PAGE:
HomeNewsUS red flags Zim over workers’ rights abuse

US red flags Zim over workers’ rights abuse

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BY MOSES MATENGA/KENNETH NYANGANI

THE United States yesterday threatened to slap Zimbabwe with more sanctions over government’s crackdown on labour rights and tightening freedoms of association and assembly.

The United States Trade Representative (USTR) announced that they had initiated the US Generalised System of Preferences (GSP) eligibility reviews with the Harare government a specific target because of its continued suppression of labour unions.

The US move comes at a time the United Kingdom has threatened to slap President Emmerson Mnangagwa’s administration with a new sanctions regime over the deteriorating human rights situation in the country and failure by the administration to deal with graft in high offices.

The decision, which was disclosed in the UK Parliament last Wednesday, was triggered by the arrest of Zimbabwe Miners Federation president Henrietta Rushwaya at the Robert Gabriel Mugabe International Airport while attempting to smuggle 6kg of processed gold worth more
than US$333 000 to Dubai.

But Harare, instead, reacted angrily to the proposal for further sanctions, with Foreign Affairs minister Sibusiso Moyo saying Britain, Zimbabwe’s former imperial power, should stop treating the southern African nation as its colony.

In the new threat for more sanctions on Zimbabwe, the US said the southern African State had enjoyed duty-free access to the US markets since 1980 under the GSP programme, but due to worker rights concerns, Washington would now do an eligibility review.

“As a result of this assessment, USTR is self-initiating GSP eligibility reviews for Eritrea and Zimbabwe, based on concerns related to compliance with the GSP worker rights criterion,” the USTR announced on Monday.

“Labour rights concerns in Zimbabwe relate to a lack of freedom of association, including the right of independent trade unions to organise and bargain collectively, and government crackdown on labour activists.”

Labour activists, including the Zimbabwe Congress of Trade Unions president Peter Mutasa, Amalgamated Rural Teachers of Zimbabwe leaders, nurses and doctors, have been victims of police brutality. The police have violently thwarted their protests.

Their calls for improved working conditions have also fallen on deaf ears.

The US said the announcement was a demonstration of the effective use of the GSP programme to improve labour standards and help US businesses and workers to succeed.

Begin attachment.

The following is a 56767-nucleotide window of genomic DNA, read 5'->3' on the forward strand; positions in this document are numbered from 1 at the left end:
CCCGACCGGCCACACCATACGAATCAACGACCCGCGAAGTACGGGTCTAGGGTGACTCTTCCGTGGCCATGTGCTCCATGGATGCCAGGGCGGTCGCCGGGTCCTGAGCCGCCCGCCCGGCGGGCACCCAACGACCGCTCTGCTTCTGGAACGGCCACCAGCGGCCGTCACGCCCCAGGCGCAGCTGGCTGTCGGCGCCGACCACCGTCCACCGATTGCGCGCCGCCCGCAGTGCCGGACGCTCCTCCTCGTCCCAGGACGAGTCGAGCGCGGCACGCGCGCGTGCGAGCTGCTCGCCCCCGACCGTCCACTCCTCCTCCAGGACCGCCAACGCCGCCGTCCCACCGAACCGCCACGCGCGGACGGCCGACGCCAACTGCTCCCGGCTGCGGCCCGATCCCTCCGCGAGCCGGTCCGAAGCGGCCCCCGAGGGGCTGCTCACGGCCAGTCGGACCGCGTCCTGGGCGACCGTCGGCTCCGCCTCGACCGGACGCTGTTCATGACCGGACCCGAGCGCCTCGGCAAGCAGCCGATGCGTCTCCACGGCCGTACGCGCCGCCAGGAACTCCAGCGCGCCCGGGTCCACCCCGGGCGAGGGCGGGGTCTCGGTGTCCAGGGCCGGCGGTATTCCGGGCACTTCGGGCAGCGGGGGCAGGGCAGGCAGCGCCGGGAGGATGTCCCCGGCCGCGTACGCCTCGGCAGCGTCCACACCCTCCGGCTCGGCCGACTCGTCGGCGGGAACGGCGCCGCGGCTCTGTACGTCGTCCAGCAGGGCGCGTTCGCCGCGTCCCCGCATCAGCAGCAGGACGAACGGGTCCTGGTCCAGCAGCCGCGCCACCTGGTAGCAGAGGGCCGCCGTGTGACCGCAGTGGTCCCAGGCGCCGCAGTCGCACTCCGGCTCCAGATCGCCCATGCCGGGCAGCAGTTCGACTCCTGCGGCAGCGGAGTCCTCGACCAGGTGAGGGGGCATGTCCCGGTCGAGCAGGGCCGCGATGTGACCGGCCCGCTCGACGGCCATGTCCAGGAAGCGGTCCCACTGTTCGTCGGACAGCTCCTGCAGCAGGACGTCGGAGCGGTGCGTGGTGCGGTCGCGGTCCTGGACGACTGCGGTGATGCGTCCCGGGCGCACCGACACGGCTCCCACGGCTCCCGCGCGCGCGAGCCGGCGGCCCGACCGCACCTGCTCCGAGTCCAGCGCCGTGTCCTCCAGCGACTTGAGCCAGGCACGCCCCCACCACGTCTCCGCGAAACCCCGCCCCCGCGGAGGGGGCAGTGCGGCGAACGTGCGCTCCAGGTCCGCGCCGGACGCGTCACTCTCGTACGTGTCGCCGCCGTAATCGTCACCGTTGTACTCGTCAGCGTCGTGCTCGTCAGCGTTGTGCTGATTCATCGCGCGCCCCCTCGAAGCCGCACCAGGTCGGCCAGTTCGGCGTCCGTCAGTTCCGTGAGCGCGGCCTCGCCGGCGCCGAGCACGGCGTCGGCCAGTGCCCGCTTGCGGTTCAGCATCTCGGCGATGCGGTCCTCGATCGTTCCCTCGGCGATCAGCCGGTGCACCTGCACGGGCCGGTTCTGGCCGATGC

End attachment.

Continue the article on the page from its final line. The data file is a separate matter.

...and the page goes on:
GSP, the largest and oldest US trade preference programme, is designed to promote economic development by allowing duty-free entry into the United States for 3 500 products from the 119 designated beneficiary countries and territories.

To remain eligible for these advantages, the US said, beneficiary countries should comply with 15 statutory eligibility criteria, including taking steps to afford internationally recognised worker rights, providing adequate and effective protection of intellectual property rights, and assuring equitable and reasonable access to its markets.

In October 2017, USTR announced a new triennial process to assess GSP beneficiary country eligibility with the first year’s assessment covering the GSP beneficiary countries in Asia and the Pacific and the second year’s covering GSP beneficiary countries in Europe and the Western Hemisphere.

“This year’s assessment covered the 54 GSP beneficiary countries in the Middle East, North Africa, and sub-Saharan Africa.

Government agencies, including the Departments of State, Labour, Treasury, Agriculture, Commerce, Homeland Security, and others, examined national policies and practices related to each of the 15 eligibility criteria established by Congress,” the USTR statement read in part.

“As a result of this assessment, USTR is self-initiating GSP eligibility reviews for Eritrea and Zimbabwe, based on concerns related to compliance with the GSP worker rights criterion.”

But responding to the US embassy in Harare, Zanu PF director of information Tafadzwa Mugwadi said: “Would you just stop lying for the sake of progress. How do you explain Office of Foreign Assets Control (OFAC) intercepting our financial returns from exports? Why do you keep holding on to hundreds of millions of Zimbabwe funds from diamond sales? Why fine banks for transacting with Zimbabwe? This is hypocrisy that stinks.”

Zanu PF acting spokesperson Patrick Chinamasa at the weekend said Mnangagwa and Zanu PF had gained mileage ahead of the 2023 elections, a reason why he was being attacked by the Western countries.

“Our enemies saw that as a party we are gaining mileage and this is the reason they are attacking our President Mnangagwa and his family, these are all lies and don’t take it,” he said.
“They realised that our President is going with mileage onto next elections with the stability of the economy, there is no other party in the country — the party MDC they used to rely on is dead, they are busy fighting on who is going to take the money.”

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